Ilya Vidrin is a research-practitioner situated at the nexus of performing arts, ethics, and interactive media. Born into a refugee family, he has been devoted to understanding and unpacking the complex ethics of human interaction. Drawing on his backgrounds in dance, neuroscience, and communication theory, Ilya's work centers on promoting embodied practices of empathy, cultural competence, and social responsibility.
Ilya is an Associate of the Signet Society for the Arts at Harvard, and a professional member of the Rhetoric Society of America, Association for Moral Education, and the International Association for Dance Medicine and Science, among others. He is a recipient of the Erasmus Fellowship, Derek Bok Fellowship in Media, Visualization, and Literacy (Harvard University), and the Byron Fellowship, and has been artist-in-residence at AREA Gallery, Jacob's Pillow, the National Parks Service, Harvard ArtLab, The Walnut Hill School, Interlochen Arts Academy, and the Museum of Fine Arts (Boston).
In recent years, Ilya has collaborated with a diverse range of creative professionals across media, including award-winning Japanese Butoh dancers Mutsumi Neiro, Belarussian violinist Daniel Kurganov, Argentinian choreographer Valeria Solomonoff. He has also worked with The Royal Swedish Ballet, Berlin Staatsballett, Boston Philharmonic Orchestra, The Cambrians, the MIT Media Lab, Erick Hawkins Dance Company, as well as dance artists including William Forsythe, Brian Brooks, and Wendy Whelan.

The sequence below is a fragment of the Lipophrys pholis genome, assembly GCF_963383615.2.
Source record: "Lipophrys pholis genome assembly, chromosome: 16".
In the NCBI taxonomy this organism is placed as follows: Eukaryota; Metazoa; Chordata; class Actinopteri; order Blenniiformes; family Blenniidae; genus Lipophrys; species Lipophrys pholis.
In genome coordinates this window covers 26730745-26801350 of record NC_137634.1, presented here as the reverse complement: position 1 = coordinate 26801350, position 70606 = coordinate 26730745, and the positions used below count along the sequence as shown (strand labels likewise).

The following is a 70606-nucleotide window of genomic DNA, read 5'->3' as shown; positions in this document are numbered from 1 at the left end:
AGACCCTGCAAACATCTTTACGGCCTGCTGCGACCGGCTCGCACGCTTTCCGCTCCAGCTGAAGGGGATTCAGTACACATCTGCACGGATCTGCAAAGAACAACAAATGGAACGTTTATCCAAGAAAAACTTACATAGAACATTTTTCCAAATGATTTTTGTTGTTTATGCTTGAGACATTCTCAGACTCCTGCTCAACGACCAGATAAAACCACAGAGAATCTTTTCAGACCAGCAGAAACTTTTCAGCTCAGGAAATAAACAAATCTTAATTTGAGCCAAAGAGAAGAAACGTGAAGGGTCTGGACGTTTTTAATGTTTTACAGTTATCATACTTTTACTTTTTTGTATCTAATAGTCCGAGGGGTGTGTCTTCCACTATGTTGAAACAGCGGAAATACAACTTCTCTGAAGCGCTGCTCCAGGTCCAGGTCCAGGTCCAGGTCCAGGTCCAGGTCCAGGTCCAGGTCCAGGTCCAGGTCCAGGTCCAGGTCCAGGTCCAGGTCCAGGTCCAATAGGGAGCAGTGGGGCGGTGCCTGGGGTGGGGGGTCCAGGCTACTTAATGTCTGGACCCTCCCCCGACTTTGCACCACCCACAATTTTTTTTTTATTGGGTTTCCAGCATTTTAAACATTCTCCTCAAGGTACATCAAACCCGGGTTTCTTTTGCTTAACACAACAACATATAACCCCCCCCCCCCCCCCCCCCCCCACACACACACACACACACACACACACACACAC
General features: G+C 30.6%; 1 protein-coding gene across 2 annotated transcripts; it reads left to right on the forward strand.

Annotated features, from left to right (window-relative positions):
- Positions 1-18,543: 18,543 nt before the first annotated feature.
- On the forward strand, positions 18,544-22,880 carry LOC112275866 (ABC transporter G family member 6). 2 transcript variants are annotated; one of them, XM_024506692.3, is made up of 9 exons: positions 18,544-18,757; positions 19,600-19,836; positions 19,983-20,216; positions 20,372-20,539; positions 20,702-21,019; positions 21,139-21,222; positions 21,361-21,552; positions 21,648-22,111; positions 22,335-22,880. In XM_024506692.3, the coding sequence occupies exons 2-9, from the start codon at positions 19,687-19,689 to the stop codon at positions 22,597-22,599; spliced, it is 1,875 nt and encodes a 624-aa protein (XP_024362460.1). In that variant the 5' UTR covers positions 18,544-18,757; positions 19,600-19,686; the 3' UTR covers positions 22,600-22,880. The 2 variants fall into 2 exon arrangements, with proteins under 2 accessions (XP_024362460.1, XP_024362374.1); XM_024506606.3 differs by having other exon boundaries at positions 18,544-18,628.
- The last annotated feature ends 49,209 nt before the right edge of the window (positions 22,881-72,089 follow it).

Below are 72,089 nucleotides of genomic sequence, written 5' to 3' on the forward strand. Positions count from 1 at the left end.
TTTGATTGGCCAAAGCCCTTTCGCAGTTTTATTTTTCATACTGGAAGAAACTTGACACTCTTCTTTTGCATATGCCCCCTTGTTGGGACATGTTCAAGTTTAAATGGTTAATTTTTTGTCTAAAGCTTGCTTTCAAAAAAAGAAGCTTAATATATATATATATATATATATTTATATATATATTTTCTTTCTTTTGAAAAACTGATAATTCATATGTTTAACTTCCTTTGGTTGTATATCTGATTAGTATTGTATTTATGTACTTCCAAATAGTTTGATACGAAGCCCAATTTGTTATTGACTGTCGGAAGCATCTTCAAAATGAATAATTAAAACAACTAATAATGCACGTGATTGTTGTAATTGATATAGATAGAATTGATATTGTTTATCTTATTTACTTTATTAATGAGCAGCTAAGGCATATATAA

Ilya began his formal dance training at the Boston Ballet School at the age of nine, and has invested time in the study of music (piano&clarinet), as well as Latin/Ballroom, Argentinian Tango, Horton Modern Technique, and contact improvisation. He holds teaching certifications in experiential anatomy based on proprioceptive neuromuscular facilitation with Irene Dowd, Mat Pilates, and Restorative Yoga. Vidrin is the founder and director of the Partnering Lab and the arts-based nonprofit organization, Reciprocity Collaborative..
Alongside his artistic practice, Ilya pursued undergraduate studies in Cognitive Neuroscience and Rhetorical Theory at Northeastern University. He completed intensive clinical research training in the Neurology Department at Beth Israel Medical Deaconess Center. For three years, he conducted research on non-pharmacological therapies for cognitive and neurodegenerative disorders. He went on graduate school at Harvard University, earning a Master’s Degree in Education with a focus on Human Development and Psychology. At Harvard, he worked on experimental research projects investigating cognitive models of creative practice and empathy, including biofeedback technology, Therapeutically Active Digital Medicine, Transcranial Magnetic Stimulation (TMS), and Somatic Enrichment. Focusing deeper on ethics in creative practice, Ilya completed a practice-based PhD funded by the Centre for Dance Research in the United Kingdom under Sarah Whatley and Scott Delahunta.